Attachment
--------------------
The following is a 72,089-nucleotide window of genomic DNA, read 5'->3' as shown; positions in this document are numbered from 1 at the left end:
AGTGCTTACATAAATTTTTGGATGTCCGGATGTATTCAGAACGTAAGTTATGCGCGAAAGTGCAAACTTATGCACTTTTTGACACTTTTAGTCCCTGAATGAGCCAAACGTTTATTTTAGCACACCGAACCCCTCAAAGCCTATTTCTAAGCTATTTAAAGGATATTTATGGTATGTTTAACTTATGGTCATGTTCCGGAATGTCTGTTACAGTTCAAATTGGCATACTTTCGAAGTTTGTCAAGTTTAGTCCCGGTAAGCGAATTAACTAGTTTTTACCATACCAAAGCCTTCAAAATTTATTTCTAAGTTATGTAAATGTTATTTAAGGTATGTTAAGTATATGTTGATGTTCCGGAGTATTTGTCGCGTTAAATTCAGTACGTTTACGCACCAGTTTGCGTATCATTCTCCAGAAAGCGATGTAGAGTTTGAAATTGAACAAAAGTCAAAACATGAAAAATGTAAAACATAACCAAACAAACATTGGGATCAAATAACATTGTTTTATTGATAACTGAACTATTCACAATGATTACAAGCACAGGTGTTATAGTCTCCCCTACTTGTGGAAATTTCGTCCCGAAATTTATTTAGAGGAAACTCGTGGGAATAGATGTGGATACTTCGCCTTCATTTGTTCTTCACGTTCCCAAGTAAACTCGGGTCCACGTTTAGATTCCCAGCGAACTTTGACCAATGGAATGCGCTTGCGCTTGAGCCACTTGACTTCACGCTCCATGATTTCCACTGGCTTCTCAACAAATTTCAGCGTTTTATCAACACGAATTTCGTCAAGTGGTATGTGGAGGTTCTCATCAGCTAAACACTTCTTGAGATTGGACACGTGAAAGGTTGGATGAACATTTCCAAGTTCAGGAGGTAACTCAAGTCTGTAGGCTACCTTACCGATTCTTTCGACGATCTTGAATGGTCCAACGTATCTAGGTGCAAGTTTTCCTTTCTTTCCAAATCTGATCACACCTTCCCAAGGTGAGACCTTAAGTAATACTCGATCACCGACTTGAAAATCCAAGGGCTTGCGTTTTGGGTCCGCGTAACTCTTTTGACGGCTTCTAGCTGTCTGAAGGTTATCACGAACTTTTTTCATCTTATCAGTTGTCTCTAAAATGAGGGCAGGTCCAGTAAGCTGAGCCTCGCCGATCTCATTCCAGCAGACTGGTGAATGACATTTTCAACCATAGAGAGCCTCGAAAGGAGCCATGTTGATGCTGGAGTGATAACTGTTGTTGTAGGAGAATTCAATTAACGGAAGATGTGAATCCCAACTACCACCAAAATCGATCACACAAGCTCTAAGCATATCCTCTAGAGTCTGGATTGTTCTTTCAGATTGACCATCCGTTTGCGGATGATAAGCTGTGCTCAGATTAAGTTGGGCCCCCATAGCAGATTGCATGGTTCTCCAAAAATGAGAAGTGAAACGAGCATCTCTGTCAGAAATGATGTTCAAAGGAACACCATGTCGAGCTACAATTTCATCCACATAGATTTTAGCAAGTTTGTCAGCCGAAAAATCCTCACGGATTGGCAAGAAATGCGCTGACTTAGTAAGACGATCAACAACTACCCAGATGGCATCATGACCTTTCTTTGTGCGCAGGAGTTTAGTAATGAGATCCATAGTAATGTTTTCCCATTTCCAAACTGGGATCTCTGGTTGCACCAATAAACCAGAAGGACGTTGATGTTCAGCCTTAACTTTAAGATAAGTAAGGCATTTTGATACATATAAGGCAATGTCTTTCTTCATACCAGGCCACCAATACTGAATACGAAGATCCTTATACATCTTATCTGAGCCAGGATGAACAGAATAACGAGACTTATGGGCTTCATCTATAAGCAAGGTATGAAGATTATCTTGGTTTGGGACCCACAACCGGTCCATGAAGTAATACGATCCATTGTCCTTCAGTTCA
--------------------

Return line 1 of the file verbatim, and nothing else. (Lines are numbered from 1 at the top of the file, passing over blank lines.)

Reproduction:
The following is a 72,089-nucleotide window of genomic DNA, read 5'->3' as shown; positions in this document are numbered from 1 at the left end: